During that meditation I saw future me in a modern wooden/log cabin in the woods. The trees were all super tall with pointy tops, and when I went inside of the house by way of the front porch with rocking chairs, I saw myself sitting at a table. When I looked over to my right, the entire front wall of the home was glass windows, so natural light was just flooding the place. My future self had on a comfy sweater and was cupping a mug of tea or coffee in her hands. Toward the end of the meditation, future me hugged present me and told me, "It's all going to be ok. Everything turns out fine."

I cried. It was very powerful.

I decided that this cabin, the front porch looking out on the trees, would be my safe place during EMDR sessions.

How does EMDR work?

So, as the patient, here is what EMDR is like:

My therapist places two little small gadgets in my palms, one in each hand. She turns them on and they vibrate back and forth, side to side. Then she tells me to go to my safe place.

Next, she instructs me to go to the memory that stands out to me the most, the one that gives me the most shame or pain, and hurt.

My mind immediately goes to the yellow garage.

The yellow garage that matches the yellow house next to the elementary school.

I'm 15 years old and I'm in the garage with my two step-brothers and one of their friends. They're pressuring me to perform oral sex on their friend while they watch and I'm weighing the options of doing the thing I don't want to do but knowing that they'll probably leave me alone for a while after that, or not doing the thing they want me to do and having them get pissed off and kick my ass or just use it as a reason to psychologically torture me for the next several days.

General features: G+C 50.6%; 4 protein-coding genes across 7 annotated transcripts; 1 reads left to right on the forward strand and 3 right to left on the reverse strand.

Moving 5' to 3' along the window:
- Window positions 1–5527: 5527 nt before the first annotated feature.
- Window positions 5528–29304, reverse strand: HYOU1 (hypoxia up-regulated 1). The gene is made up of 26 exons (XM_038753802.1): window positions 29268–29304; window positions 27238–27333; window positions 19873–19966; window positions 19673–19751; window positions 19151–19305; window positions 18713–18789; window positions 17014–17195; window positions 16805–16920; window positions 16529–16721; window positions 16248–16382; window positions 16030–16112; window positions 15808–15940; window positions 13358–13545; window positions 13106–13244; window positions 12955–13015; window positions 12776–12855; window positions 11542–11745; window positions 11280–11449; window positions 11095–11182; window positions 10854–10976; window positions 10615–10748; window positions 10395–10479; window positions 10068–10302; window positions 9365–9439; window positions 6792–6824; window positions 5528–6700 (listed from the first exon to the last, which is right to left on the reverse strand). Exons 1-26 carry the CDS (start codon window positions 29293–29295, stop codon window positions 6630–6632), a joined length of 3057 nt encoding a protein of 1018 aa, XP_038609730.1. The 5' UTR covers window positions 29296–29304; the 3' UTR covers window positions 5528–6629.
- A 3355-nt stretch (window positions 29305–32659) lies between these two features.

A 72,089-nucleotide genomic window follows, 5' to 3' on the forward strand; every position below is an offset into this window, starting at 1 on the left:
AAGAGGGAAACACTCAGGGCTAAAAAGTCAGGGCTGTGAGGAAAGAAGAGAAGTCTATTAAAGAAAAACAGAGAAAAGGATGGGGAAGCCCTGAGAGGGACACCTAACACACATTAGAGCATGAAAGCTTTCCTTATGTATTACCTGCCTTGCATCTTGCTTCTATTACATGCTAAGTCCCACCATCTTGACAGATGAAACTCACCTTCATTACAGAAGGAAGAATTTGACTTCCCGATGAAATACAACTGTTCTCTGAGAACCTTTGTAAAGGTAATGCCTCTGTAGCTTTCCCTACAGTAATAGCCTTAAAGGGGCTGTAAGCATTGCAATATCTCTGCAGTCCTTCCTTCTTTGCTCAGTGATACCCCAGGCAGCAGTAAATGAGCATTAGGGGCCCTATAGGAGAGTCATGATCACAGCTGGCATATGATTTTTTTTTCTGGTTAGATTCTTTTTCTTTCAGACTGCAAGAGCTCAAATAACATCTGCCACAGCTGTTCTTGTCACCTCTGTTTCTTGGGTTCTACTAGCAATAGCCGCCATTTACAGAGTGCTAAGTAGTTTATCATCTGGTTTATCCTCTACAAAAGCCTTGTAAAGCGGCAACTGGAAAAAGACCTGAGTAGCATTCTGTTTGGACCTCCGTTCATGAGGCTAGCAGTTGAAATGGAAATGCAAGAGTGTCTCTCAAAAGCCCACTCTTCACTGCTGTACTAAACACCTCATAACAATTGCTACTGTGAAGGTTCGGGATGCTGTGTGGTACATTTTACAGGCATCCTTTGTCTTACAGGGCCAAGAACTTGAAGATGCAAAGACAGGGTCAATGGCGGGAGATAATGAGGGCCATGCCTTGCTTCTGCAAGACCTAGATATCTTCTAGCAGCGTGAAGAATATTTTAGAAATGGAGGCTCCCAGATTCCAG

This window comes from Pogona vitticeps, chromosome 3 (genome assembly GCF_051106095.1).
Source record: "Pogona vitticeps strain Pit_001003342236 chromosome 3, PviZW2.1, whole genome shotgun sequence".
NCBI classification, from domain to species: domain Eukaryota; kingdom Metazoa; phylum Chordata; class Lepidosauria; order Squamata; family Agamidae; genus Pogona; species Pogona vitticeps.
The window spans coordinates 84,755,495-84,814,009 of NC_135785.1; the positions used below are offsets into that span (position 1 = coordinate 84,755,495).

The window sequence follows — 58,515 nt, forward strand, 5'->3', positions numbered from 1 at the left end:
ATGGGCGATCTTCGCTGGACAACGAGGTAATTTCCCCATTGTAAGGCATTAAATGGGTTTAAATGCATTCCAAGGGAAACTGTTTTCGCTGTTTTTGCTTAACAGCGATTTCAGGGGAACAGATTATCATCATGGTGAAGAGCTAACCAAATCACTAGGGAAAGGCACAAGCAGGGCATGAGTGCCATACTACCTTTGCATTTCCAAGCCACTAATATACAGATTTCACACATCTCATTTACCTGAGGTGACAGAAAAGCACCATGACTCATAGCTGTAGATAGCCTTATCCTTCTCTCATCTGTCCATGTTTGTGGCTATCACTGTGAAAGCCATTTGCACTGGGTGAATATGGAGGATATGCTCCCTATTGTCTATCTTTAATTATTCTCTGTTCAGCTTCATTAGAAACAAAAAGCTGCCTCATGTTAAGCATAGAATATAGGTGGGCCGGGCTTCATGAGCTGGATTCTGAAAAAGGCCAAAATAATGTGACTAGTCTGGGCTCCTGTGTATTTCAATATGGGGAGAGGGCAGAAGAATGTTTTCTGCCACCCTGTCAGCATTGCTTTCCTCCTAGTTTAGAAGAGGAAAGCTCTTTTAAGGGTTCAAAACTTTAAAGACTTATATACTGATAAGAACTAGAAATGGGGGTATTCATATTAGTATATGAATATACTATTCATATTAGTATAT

So I'm in this space, in my head, and this is truly the first place my mind immediately went when my therapist said to go to the memory that causes the most shame and pain... I start crying and I'm almost kind of losing myself in it.

Just then, my therapist starts to talk gently to me.

"You have to forgive that little girl. You were only 15. How were you ever supposed to make that choice? What resources did you have to know what to do? That little girl was trying to save you from what might have been a lot worse than what you did that day. She did her job, and now you have to take better care of her."

Well, holy fuck.